Murray, in his ruling, noted that the figures provided by both sides in the case "are highly speculative at best."

He said the outstanding fact from the plethora of conflicting figures "is that the gas shortage is a national phenomenon. The court believes Maryland probably is worse off than a number of states, but undoubtedly better off than a number of others."

During the trial, Maryland Attorney General Stephen Sachs presented evidence showing that the state's June allocation was proportionately lower than all but seven other states and the district of Columbia.

Attorney David Anderson, representing the Energy Department, argued that a year ago in May, Maryland received a greater share of gosoline than the national average. If Maryland received a greater share of gasoline than the national average. If Maryland's suggested allocation scheme had been in effect then, the state would have had to give up about six million gallons of gasoline, Anderson told the court.

Anderson conceded that the allocation system allows variations among the share of gasoline each state gets, but argued that "the variations of 3 and 4 precent are equitable."

Sachs said the federal allocations program was unfair for two major reasons.

He argued that the program fails in part because it does not take into account that every state is dependent on different gasoline suppliers, all of whom have established different nationwide allocation plans.

A second flow in the system, according to Maryland's lawsuit, is a special adjustment program that has been set up. It allows additional gasoline allocations to service stations that can show more than a 10 percent growth in gasoline purchases between October 1978 and February 1979. But it was during the same months that gasoline use decreased in states like Maryland because of an extraordinarily severe winter.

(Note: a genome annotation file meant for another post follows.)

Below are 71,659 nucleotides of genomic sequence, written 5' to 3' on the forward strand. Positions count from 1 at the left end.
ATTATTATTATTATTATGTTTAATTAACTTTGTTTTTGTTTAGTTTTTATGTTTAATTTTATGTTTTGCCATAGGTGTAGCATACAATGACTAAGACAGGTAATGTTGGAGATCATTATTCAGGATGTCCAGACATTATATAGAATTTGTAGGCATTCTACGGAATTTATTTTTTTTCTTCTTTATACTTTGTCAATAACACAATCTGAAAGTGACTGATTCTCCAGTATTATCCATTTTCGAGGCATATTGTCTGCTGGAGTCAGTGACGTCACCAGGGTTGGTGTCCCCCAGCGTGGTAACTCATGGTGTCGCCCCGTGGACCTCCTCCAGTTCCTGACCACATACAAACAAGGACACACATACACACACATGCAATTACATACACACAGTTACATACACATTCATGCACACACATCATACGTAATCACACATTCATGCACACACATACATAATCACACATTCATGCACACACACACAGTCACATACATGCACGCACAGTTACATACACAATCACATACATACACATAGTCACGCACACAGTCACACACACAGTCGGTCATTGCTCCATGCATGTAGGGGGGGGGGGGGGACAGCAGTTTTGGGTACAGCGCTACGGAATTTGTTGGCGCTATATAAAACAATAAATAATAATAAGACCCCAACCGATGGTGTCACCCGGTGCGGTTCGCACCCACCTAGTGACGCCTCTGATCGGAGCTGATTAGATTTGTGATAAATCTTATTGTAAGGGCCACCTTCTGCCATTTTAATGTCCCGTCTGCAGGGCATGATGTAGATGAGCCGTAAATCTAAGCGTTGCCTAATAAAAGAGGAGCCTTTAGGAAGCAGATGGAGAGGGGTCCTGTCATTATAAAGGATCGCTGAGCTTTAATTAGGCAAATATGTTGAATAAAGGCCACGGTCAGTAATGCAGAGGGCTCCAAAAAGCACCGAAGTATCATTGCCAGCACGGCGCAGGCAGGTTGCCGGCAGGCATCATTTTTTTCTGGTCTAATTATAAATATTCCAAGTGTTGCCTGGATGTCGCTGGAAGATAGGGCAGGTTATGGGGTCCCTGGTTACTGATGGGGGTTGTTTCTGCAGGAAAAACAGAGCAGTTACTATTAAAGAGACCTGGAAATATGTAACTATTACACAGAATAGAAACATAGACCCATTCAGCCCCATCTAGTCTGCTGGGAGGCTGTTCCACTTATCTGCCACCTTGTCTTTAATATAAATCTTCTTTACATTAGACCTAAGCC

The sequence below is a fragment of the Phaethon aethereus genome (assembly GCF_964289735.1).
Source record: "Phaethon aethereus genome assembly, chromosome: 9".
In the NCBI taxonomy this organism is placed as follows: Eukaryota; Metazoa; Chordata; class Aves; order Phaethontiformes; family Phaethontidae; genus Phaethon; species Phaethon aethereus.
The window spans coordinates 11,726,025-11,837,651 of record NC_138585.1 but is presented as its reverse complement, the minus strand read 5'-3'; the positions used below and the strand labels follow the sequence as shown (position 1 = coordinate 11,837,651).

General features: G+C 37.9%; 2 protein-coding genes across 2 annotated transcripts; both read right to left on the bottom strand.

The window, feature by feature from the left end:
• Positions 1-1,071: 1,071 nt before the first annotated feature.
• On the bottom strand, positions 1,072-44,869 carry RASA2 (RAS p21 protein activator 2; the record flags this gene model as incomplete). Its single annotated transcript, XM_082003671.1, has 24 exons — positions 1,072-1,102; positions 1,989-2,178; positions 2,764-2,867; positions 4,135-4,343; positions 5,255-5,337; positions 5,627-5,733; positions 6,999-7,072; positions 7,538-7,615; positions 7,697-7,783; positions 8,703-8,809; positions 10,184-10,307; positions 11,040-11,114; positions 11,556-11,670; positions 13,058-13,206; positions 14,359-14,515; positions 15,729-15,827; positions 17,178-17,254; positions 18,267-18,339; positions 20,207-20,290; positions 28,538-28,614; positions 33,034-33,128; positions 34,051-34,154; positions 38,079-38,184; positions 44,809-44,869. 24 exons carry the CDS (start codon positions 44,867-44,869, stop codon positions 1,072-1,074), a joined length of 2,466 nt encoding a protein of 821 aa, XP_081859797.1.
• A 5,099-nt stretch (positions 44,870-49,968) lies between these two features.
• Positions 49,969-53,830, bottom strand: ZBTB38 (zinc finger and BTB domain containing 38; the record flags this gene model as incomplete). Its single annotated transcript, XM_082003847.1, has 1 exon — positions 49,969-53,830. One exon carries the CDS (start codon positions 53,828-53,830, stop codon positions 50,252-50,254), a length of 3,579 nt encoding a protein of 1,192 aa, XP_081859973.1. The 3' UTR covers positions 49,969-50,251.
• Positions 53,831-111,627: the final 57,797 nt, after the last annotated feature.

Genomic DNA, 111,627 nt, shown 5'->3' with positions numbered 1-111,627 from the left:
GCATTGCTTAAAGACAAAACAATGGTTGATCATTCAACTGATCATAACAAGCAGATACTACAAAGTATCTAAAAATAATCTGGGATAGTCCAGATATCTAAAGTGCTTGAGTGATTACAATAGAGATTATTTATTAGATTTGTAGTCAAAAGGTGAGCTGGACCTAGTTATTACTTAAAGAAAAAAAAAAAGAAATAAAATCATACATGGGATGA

Maryland argued that because of these problems, the court should declare the entire allocation program illegal.

Murray, however. did not rule on that aspect of the case, and Maryland could still seek a trial on that issue.

Independent of the lawsuit, one tool recommended by the Department of Energy for alleviating lines is the switching of gasoline supplies from areas of surplus within a state to areas of shortage in a recent press release, the DOE spotlighted the regulation permitting oil companies to move up to 5 percent of the gasoline within a state from a surplus area to a shortage area.State officials trigger the movement by certifying an area as hard-hit.

But an O'Leary aide conceded yesterday that the switch wouldn't help a state like Maryland, where 80 percent of the population lives in a metropolitan area. And it wouldn't help the District, because it is entirely urban, the aide said.

"Virginia could utilize this step in a meaningful way . . . but I think that is one of the last things they will do because it has political problems," the aide said.

Telephone Help

Following are telephone numbers of agencies providing information to deal with gasoline emergencies:

Prince George's County "hot line": 779-1151. An official said it would be staffed around the clock.

Bowie area gasoline hotline: 262-6262. It is scheduled to begin operation at 5 p.m. today. It will featute a recorded message listing names, locations and hours of gasoline stations.

Frederick County motel/gas hotline: (30) 663-8687 or 662-2126.A spokeman said it is staffed 24 hours a day.

Anne Arundel County "hot Line." (301) 263-2681. An official said it would be staffed from 6 a.m. to 9 p.m. daily.

American Automobile Association: 222-5000. Officials said AAA members may obtain small quantities of gas or be towed to a nearby station if they are stranded.

Flag System

Washington area service stations have been asked to display special flags, noting the availability of gasoline.

A green flag means leaded and unleaded gasoline are available.

A yellow flag means only leaded gasoline can be purchased.

A red flag means a station's pumps are closed.

Gasoline station owners in the District of Columbia can pick up flags at the Munsey Building, 1329 E St. NW, Room 1258.

Contributing to this story was Washington Post staff writer Glenn Frankel. CAPTION: Graph, Daily Gasoline Guide, The Washington Post